@ MERIDIAN HALL, TORONTO
JUNE 28, 2022
Smokey Robinson needs no introduction, but allow me to give it a try. He is an iconic singer, songwriter, producer, record executive, “the world’s greatest poet” according to Bob Dylan. He was also one of the Beatles’ primary inspirations. He was “like a god in our eyes,” Sir Paul McCartney said. So when you have tickets to see an artist like this who’s reached their eighth decade, you recognize their voice and energy may not be what it used to be. Sometimes there are younger back-up singers who help hit the high notes; other times there’s some dependence on the audience to belt out the choruses.
There were incredibly talented backup singers and enthusiastic audience participation at this Toronto Jazz Festival show, which made the songs superbly nuanced and a lot of fun, but to say Robinson’s voice and energy were fine on their own would be the understatement of the century.
His vocals are just as strong and breathtaking as they were half a century ago. He sang, danced, joked, and, well, laughingly gyrated the night away. “We love Toronto,” he said, “and we came here to have some FUN!”
He gave the audience what it wanted. He and his large backing band performed all the favourites, including “You’ve Really Got a Hold on Me,” “I Second That Emotion,” “Being With You,” “Ooh Baby Baby,” and “Fly Me to the Moon (In Other Words)”. The “Tracks of My Tears” performance was one of the best. The first half was soft and soulful, and the second half surprisingly turned loud and energetic, allowing Robinson to show off his dance moves. He’s a bit of a ham, too — he joked back and forth with a woman in the front row and her partner, before singing “I Love Your Face” directly to her while her partner made a show of putting his arm around her, and everyone laughed.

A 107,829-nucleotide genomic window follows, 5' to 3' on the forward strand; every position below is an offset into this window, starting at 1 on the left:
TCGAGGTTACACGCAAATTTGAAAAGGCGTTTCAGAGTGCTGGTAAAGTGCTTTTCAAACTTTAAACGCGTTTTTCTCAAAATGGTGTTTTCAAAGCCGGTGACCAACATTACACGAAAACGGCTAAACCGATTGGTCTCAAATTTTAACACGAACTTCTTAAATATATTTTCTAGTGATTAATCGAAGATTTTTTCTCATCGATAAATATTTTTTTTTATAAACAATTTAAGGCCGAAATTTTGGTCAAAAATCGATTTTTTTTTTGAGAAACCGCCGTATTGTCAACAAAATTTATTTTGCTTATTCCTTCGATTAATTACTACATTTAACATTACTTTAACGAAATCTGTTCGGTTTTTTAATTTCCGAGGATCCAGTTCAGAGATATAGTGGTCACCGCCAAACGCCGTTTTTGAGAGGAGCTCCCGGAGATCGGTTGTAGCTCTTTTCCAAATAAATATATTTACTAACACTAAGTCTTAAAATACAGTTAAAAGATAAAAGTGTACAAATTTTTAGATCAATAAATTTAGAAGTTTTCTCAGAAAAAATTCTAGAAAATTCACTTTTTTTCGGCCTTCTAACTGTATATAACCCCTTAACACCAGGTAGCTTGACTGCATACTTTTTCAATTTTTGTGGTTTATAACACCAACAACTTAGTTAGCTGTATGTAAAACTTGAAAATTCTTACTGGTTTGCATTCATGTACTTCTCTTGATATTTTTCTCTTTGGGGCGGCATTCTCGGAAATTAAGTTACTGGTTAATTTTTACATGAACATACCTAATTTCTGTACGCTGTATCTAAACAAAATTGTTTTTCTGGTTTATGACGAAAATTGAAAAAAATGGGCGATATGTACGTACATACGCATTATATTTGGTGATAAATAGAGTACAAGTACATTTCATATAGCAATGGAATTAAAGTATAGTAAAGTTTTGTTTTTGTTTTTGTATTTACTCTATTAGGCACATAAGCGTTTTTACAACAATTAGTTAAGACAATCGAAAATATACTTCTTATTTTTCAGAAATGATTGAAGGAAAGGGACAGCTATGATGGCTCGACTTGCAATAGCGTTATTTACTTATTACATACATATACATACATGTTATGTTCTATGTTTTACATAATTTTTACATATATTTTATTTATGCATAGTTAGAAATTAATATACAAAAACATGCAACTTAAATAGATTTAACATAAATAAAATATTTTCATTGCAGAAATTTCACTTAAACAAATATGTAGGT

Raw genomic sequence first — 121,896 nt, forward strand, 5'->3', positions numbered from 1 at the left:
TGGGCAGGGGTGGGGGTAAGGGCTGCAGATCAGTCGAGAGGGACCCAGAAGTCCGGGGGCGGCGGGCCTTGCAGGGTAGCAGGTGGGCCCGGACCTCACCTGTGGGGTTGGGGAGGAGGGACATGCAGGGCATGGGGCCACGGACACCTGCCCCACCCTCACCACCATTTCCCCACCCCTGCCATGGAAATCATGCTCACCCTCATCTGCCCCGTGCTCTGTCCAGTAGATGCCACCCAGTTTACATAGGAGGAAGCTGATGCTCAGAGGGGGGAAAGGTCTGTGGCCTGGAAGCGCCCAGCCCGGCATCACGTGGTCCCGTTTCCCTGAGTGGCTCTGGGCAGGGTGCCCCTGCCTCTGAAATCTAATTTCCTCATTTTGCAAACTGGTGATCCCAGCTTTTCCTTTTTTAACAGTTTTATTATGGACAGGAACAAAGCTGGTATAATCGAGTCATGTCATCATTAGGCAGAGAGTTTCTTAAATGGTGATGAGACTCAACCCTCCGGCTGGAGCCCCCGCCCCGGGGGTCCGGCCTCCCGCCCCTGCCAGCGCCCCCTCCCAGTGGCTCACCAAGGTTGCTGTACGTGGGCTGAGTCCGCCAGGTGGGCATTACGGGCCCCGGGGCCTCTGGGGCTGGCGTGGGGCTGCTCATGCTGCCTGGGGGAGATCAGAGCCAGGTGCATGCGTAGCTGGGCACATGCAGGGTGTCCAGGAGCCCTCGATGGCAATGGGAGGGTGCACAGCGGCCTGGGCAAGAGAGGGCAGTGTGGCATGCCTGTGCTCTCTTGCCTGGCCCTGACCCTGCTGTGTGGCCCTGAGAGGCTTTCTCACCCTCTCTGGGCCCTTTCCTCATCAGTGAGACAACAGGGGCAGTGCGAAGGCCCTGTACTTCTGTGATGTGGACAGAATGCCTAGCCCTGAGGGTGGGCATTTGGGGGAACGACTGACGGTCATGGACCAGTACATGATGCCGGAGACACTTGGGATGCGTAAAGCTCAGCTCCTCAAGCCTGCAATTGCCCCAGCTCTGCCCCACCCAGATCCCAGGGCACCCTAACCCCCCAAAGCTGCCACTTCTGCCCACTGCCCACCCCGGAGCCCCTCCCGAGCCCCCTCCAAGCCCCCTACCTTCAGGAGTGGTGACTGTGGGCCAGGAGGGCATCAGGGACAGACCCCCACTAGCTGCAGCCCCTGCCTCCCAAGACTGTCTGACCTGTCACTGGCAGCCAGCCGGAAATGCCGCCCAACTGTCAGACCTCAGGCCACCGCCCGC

One of the best parts of the show (aside from Robinson’s unbelievable vocals, of course) was hearing him reminisce about the Motown era. ‘It started about 30 years before I was born,’ he joked. You could walk the streets of Detroit in those days, he said, and come across regular shows by artists like The Supremes, The Four Tops, Marvin Gaye, Martha and the Vandellas, the Temptations, Stevie Wonder… the list went on.
The finale had Robinson selecting two people from opposite sides of the concert hall to join him onstage and give them the job of leading the audience in a singalong. We were divided into two groups, competing with each other in belting out the chorus of “Cruisin’” the loudest and most enthusiastically. Eventually he led us all to sing together, and this epic version of the classic song was the perfect end to the night.